Skylar Tuckwood’s high school basketball career started under intimidating conditions.
When the Juneau-Douglas High School: Yadaa.at Kalé High School standout was a freshman, she was a young player on a talented team that featured her skilled older sister, Sadie, who runs at Gonzaga University where her mile time has cemented a place in state history, as well as Kendyl Carson, who has since gone on to collegiate basketball success at Pepperdine University.
“My freshman year, Kendyl Carson was a very big part of our team; she led us through everything pretty much,” Skylar said. “I used to be scared to bring up the ball, and I didn’t always want it all the time, so I didn’t really see myself being a point guard this year. Freshman and sophomore year I was never thinking that I was going to be the point guard just because I didn’t want to be from not being super confident. I can say, though, that being a point guard has definitely helped with my level of confidence.”
But as the saying goes, pressure makes diamonds, and with the final act of Skylar’s JDHS basketball career about to begin, she is her state-bound team’s captain and leading scorer while playing well on the defensive end, too.
Over this season, Skylar led her team in scoring with 13 points per game, while racking up 91 total steals in 23 games. It’s a final high school season that as it turns out isn’t quite over. After losing to Thunder Mountain High School during the Region V tournament, the Bears secured an at-large bid to compete in state and are now set to play Colony High School in Anchorage on Wednesday, March 22.
“I’m excited for them,” said Skylar’s mom Cindy Tuckwood. “I think Ashley (Laudert) and Skylar were the only girls on the varsity roster at the time when JDHS won regions in 2020, but then COVID hit and we just never got to go to state. So, for the whole team, it’s a great opportunity. I’m proud of these girls, they’ve had a great season. I’m just grateful that they get to go, it’s super exciting. I told Skylar to have fun and to just go out and play ball like you know how to play ball.”
Cindy, an administrator for Sayéik: Gastineau Community School, said she and her husband Tim, a retired Alaska State Trooper, were athletic growing up but never quite to the extent of their three talented daughters. She said that while she enjoys running now as an adult, it was never much of a passion while growing up. Cindy said that while growing up on a farm in Wisconsin with 10 siblings, everyone was only allowed to pick one sport and for Cindy, that one sport was always basketball. But rather than directing their daughters toward any one particular sport, Cindy said she and her husband have instead always emphasized the importance of never quitting.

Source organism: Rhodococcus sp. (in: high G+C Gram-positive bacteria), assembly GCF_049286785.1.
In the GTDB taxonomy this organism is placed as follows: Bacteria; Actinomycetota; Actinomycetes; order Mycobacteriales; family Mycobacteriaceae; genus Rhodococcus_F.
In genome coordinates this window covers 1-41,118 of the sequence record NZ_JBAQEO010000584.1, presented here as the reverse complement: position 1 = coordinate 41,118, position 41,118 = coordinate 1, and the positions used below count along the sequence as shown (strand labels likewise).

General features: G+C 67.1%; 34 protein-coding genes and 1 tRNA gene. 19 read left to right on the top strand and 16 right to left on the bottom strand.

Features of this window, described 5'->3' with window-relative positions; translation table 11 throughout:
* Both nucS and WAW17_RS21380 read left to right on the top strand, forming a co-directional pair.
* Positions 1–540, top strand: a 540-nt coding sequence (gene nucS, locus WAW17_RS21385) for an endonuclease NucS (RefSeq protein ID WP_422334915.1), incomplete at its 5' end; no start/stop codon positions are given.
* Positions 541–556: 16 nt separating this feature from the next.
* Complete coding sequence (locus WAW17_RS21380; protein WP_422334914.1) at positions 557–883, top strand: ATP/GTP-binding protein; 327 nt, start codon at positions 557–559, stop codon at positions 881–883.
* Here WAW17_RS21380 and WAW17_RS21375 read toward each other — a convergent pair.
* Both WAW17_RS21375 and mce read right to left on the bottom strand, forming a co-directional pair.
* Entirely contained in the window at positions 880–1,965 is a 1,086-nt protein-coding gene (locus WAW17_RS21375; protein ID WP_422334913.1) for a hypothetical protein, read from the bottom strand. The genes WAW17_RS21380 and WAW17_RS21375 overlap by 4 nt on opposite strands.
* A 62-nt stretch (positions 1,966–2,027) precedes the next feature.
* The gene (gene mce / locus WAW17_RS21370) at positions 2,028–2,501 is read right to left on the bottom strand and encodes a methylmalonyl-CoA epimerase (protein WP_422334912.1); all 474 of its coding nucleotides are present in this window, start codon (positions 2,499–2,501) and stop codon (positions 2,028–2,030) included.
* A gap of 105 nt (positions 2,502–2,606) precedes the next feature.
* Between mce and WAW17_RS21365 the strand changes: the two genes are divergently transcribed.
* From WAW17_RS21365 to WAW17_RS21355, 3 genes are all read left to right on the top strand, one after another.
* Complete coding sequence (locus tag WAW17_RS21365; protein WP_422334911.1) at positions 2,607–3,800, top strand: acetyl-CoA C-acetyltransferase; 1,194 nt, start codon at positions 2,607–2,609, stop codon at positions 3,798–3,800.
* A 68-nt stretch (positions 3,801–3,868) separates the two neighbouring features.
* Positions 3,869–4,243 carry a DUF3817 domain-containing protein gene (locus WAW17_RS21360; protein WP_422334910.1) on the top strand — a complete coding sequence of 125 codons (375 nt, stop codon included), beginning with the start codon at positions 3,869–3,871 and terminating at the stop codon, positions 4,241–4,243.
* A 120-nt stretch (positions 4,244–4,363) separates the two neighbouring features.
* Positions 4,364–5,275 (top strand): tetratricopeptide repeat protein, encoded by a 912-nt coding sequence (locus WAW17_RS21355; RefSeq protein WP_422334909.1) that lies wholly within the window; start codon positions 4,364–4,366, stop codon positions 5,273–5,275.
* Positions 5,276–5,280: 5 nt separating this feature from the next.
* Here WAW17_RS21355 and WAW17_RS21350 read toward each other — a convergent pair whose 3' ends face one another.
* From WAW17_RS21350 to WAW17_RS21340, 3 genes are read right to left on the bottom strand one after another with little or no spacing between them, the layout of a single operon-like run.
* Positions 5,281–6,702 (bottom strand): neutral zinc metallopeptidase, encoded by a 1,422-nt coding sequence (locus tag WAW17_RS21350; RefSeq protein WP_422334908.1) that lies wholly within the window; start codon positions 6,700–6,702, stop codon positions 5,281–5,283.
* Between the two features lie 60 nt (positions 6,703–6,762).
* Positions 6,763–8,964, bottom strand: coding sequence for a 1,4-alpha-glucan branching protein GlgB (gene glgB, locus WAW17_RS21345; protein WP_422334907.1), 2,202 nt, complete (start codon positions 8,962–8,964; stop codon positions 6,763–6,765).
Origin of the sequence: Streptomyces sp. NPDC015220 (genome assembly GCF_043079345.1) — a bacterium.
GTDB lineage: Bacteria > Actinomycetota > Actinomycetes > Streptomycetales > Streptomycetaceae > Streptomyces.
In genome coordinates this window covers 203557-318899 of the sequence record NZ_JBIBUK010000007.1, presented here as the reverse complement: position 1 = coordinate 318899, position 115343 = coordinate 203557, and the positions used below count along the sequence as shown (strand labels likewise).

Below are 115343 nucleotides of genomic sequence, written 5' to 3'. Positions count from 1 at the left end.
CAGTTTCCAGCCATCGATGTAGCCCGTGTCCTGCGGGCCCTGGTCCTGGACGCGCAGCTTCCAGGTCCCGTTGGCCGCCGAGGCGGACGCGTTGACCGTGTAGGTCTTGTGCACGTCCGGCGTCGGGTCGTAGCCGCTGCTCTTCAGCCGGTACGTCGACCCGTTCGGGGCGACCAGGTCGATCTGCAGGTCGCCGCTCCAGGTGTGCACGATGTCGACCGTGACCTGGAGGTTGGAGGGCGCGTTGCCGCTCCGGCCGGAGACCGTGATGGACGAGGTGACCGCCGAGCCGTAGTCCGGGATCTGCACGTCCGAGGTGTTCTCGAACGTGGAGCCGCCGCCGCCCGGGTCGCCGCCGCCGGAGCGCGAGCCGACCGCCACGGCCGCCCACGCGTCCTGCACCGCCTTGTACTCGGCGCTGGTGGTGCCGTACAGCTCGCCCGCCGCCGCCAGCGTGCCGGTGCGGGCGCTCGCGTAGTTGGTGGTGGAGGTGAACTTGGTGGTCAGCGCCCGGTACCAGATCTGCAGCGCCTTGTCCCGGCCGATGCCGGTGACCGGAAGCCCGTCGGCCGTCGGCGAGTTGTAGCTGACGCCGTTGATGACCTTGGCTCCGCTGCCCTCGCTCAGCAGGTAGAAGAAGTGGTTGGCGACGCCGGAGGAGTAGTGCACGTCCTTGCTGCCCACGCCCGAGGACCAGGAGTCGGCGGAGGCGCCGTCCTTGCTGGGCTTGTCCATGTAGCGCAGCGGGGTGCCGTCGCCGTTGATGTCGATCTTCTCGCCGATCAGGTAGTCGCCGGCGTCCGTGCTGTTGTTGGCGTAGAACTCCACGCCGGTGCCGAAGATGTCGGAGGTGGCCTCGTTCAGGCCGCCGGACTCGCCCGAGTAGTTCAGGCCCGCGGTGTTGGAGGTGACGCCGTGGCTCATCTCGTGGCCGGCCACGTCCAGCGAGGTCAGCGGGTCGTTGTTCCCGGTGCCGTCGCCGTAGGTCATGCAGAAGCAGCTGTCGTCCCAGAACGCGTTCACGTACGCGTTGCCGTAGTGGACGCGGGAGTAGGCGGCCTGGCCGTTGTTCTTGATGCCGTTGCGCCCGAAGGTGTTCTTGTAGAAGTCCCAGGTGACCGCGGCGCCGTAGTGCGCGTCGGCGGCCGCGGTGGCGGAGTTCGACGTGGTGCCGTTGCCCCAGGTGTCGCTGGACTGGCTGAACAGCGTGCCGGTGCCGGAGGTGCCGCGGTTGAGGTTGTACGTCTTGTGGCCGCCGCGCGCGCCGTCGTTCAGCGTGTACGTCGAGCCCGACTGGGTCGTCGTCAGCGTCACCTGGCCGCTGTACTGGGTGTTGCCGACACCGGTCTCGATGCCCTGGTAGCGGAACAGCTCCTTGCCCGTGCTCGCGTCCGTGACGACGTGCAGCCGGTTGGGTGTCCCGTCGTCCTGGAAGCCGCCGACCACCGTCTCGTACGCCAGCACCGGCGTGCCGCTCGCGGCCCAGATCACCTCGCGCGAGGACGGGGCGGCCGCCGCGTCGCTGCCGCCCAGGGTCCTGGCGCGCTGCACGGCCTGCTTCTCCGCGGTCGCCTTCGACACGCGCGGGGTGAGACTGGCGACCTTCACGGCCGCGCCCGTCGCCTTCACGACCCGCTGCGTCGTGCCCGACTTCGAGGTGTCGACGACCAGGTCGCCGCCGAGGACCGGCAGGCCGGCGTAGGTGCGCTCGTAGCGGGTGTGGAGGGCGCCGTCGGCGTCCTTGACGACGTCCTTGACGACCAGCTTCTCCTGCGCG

“We’ve always had the mentality that if you’re going to go out for a sport, you don’t have to be the best, but you have to do your best,” Cindy said. “Your team is counting on you, so you don’t have to win every meet, but you have to show up and work hard and do your best. That’s what our expectations are, you don’t show up and just go through the motions. Otherwise, don’t waste your coaches time, don’t waste your team’s time, that’s always been our philosophy. If you start something, you finish.”
That ability to choose allowed Skylar to pursue a sport that she most enjoyed.
“My family is really big on running and my older sister Sadie is really good at running, so we all just thought we’d just be a family of runners. I’ve done track and cross country, but I’ve been mostly focused on basketball all through middle school and high school,” Skylar said. “I like how it’s a team sport and you can’t just play one on five. You can grow throughout the games and I like the fact that none of the games are the same, it can be the same exact team but an entirely different game each time, I like that compared to running where you’re on the same course, trying to beat the same time, running with the same people and it’s like more of an individual sport I think.”